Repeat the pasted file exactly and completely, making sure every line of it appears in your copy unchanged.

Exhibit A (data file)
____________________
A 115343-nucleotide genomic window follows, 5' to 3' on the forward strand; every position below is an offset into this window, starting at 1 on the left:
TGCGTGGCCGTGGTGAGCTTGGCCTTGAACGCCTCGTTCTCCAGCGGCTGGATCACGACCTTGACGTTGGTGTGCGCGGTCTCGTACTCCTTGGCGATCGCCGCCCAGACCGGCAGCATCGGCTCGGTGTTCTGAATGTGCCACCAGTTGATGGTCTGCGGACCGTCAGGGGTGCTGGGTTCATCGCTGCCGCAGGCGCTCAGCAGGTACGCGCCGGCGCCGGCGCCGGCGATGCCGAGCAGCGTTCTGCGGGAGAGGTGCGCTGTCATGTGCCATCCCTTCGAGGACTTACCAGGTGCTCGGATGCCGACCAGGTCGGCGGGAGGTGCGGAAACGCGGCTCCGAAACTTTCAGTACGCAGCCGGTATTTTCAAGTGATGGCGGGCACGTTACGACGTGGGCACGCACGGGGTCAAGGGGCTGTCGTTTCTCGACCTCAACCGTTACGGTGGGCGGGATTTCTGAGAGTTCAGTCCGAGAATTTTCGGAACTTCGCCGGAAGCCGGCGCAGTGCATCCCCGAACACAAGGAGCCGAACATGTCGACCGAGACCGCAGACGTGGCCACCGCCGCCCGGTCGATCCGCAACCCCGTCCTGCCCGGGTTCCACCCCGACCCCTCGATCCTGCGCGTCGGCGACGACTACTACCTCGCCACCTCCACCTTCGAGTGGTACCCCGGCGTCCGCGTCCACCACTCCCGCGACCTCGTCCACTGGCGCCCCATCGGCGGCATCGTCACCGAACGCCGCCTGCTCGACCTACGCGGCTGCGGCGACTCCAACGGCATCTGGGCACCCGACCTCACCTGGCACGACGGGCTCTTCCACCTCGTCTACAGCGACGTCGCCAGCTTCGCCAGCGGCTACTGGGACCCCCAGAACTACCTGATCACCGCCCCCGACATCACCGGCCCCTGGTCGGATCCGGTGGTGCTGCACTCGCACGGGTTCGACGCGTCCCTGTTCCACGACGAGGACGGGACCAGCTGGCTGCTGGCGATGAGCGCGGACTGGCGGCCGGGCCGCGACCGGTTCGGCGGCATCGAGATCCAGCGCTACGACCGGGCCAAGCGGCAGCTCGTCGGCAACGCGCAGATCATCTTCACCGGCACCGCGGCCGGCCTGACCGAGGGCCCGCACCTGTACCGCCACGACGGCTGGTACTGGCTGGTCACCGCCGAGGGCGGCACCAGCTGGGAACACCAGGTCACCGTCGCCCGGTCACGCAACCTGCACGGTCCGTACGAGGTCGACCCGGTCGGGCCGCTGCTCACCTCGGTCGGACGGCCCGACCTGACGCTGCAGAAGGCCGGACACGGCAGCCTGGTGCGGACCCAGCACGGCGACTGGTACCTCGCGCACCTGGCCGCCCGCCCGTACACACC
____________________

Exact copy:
A 115343-nucleotide genomic window follows, 5' to 3' on the forward strand; every position below is an offset into this window, starting at 1 on the left:
TGCGTGGCCGTGGTGAGCTTGGCCTTGAACGCCTCGTTCTCCAGCGGCTGGATCACGACCTTGACGTTGGTGTGCGCGGTCTCGTACTCCTTGGCGATCGCCGCCCAGACCGGCAGCATCGGCTCGGTGTTCTGAATGTGCCACCAGTTGATGGTCTGCGGACCGTCAGGGGTGCTGGGTTCATCGCTGCCGCAGGCGCTCAGCAGGTACGCGCCGGCGCCGGCGCCGGCGATGCCGAGCAGCGTTCTGCGGGAGAGGTGCGCTGTCATGTGCCATCCCTTCGAGGACTTACCAGGTGCTCGGATGCCGACCAGGTCGGCGGGAGGTGCGGAAACGCGGCTCCGAAACTTTCAGTACGCAGCCGGTATTTTCAAGTGATGGCGGGCACGTTACGACGTGGGCACGCACGGGGTCAAGGGGCTGTCGTTTCTCGACCTCAACCGTTACGGTGGGCGGGATTTCTGAGAGTTCAGTCCGAGAATTTTCGGAACTTCGCCGGAAGCCGGCGCAGTGCATCCCCGAACACAAGGAGCCGAACATGTCGACCGAGACCGCAGACGTGGCCACCGCCGCCCGGTCGATCCGCAACCCCGTCCTGCCCGGGTTCCACCCCGACCCCTCGATCCTGCGCGTCGGCGACGACTACTACCTCGCCACCTCCACCTTCGAGTGGTACCCCGGCGTCCGCGTCCACCACTCCCGCGACCTCGTCCACTGGCGCCCCATCGGCGGCATCGTCACCGAACGCCGCCTGCTCGACCTACGCGGCTGCGGCGACTCCAACGGCATCTGGGCACCCGACCTCACCTGGCACGACGGGCTCTTCCACCTCGTCTACAGCGACGTCGCCAGCTTCGCCAGCGGCTACTGGGACCCCCAGAACTACCTGATCACCGCCCCCGACATCACCGGCCCCTGGTCGGATCCGGTGGTGCTGCACTCGCACGGGTTCGACGCGTCCCTGTTCCACGACGAGGACGGGACCAGCTGGCTGCTGGCGATGAGCGCGGACTGGCGGCCGGGCCGCGACCGGTTCGGCGGCATCGAGATCCAGCGCTACGACCGGGCCAAGCGGCAGCTCGTCGGCAACGCGCAGATCATCTTCACCGGCACCGCGGCCGGCCTGACCGAGGGCCCGCACCTGTACCGCCACGACGGCTGGTACTGGCTGGTCACCGCCGAGGGCGGCACCAGCTGGGAACACCAGGTCACCGTCGCCCGGTCACGCAACCTGCACGGTCCGTACGAGGTCGACCCGGTCGGGCCGCTGCTCACCTCGGTCGGACGGCCCGACCTGACGCTGCAGAAGGCCGGACACGGCAGCCTGGTGCGGACCCAGCACGGCGACTGGTACCTCGCGCACCTGGCCGCCCGCCCGTACACACC